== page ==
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The pro-life case against killing abortion providers

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The first murder of an American abortion provider happened on March 10, 1993. Michael Griffin shot Pensacola, Florida, doctor David Gunn three times in the back as he left his clinic. Prior to shooting, Griffin reportedly shouted, "Don't kill any more babies."

Traces of that same rhetoric appeared in the most recent attack on an abortion clinic, at a Colorado Springs Planned Parenthood. The alleged gunman, in rambling remarks after the shooting, told the police, "No more baby parts."

By their own admission, the attackers of abortion providers and clinics operate by a utilitarian logic: that they can prevent the termination of countless pregnancies with the murder of just one doctor. A small number of anti-abortion groups have echoed that view in recent weeks.

"It's acceptable to violently kill a baby, so why isn't it acceptable to violently kill other people?" Judie Brown, president of the anti-abortion American Life League, told MSNBC's Irin Carmon recently.

Pro-choice advocates have drawn a similar connection.

"If we take pro-life rhetoric seriously — if we accept that hundreds of thousands of unprosecuted and unpunished murders are being committed every year in the United States — then violence sounds like a perfectly reasonable response," Damon Linker wrote in the Week.

But for most pro-life leaders, that logic doesn't hold. They see violence against abortion providers not just as antithetical to their own beliefs but also as standing in the way of their goals of eliminating abortion in America.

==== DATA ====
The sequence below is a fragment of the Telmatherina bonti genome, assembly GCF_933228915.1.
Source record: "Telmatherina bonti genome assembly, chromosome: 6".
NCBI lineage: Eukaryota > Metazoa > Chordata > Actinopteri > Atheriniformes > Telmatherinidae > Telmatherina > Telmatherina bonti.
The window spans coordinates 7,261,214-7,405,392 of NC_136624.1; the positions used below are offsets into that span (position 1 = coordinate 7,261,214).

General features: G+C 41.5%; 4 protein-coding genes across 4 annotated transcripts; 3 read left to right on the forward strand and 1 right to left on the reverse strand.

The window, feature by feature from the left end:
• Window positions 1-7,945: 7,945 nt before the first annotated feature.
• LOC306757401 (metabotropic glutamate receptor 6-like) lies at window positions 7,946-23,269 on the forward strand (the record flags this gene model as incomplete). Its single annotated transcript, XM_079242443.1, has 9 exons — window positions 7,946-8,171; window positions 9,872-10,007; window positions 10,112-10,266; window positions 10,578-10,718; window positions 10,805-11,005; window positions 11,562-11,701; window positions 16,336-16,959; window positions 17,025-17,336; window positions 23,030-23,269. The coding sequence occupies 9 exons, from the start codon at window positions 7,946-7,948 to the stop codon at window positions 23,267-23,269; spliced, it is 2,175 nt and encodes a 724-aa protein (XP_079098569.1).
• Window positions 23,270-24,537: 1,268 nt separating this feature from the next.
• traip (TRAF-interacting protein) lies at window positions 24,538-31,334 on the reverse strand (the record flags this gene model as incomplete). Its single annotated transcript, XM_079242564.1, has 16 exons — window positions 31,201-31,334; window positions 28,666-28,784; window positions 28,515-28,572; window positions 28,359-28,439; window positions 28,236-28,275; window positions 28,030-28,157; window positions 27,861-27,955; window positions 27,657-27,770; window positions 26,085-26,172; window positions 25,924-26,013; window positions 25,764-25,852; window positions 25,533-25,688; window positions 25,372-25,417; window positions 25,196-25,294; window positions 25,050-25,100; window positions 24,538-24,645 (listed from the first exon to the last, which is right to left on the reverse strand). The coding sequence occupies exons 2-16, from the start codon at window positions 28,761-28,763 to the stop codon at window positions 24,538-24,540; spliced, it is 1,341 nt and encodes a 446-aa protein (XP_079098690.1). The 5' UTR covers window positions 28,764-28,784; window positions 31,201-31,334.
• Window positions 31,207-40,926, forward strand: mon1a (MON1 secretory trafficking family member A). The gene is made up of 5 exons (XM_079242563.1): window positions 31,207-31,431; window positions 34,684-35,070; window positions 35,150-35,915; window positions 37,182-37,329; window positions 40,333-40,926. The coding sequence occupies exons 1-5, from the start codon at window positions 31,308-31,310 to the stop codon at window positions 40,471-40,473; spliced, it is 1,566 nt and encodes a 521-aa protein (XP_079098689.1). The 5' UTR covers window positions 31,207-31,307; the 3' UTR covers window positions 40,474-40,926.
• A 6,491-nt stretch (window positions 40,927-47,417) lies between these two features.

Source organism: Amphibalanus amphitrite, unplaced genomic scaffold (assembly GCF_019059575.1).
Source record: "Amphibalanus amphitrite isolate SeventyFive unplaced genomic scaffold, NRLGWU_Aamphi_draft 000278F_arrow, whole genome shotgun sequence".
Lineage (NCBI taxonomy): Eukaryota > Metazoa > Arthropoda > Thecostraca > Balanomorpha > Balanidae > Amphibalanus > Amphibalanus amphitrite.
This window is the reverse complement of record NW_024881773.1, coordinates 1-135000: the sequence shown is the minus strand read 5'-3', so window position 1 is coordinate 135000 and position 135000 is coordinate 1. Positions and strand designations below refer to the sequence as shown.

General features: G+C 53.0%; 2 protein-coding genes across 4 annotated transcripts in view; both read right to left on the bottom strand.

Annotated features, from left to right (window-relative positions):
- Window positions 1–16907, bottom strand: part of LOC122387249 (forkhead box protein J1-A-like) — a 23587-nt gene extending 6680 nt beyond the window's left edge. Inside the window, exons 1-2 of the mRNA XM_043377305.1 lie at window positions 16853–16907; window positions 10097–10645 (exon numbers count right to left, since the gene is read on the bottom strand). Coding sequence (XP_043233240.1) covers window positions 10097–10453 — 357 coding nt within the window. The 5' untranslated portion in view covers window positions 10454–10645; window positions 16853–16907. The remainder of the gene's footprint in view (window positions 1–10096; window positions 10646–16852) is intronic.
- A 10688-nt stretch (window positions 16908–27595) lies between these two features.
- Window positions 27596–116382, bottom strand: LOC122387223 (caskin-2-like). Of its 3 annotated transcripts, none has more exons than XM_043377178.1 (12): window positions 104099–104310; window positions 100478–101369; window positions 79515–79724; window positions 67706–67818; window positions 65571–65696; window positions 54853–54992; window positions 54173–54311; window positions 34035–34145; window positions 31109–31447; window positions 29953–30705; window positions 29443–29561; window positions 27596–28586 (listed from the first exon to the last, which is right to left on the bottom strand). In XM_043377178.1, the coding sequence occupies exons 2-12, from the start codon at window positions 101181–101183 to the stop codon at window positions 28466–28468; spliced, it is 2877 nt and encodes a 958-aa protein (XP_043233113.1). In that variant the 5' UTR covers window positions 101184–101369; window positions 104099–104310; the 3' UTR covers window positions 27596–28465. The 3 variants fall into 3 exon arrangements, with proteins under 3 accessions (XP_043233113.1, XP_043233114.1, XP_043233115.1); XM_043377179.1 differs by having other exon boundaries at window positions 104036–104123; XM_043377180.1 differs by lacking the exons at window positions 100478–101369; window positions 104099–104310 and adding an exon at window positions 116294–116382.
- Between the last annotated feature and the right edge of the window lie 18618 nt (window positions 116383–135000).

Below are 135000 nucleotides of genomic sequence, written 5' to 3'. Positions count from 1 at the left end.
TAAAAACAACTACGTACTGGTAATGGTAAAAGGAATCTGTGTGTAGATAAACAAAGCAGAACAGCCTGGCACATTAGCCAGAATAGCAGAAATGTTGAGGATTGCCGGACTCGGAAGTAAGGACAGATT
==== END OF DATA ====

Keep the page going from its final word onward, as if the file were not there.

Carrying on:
"Abortion does not entirely depend on one abortion provider," says Karen Swallow Prior, an English professor at Liberty University who is pro-life and has written on violence against abortion providers. "It depends on an entire culture that makes abortion legal. All a woman needs to do is go to another abortion clinic."

In a way, the violence is easy for pro-lifers to denounce — it's the fringe, rather than the core of the pro-life movement, that sees illegal action as the best way to protest abortion in America. Most mainstream abortion opponents agree that violence is a grossly inappropriate action to protest the termination of pregnancies. The trickier part is agreeing on what the right tactics are.

Abortion is currently legal in the United States — but about a third of Americans think it shouldn't be. That's tens of millions of people — all of whom likely have nuanced views on the best ways to protest.

"Part of what has fueled abortion clinic violence, I think, is that there is not a coherent, widely accepted pro-life philosophy that has been articulated, communicated, and received by various communities" on how to best protest abortion, Prior says.

Why pro-life leaders oppose violence against abortion providers

The 1990s experienced a wave of violence against abortion providers. After the death of David Gunn in 1993, more murders followed in 1994, with another abortion provider and a clinic escort in Florida both shot to death.

In response to this violence, the Southern Baptist Convention penned a seminal document, the Nashville Declaration of Conscience, in the fall of 1994. It argued that in Christian doctrine, murder was immoral regardless of whatever ends the killer hoped to achieve.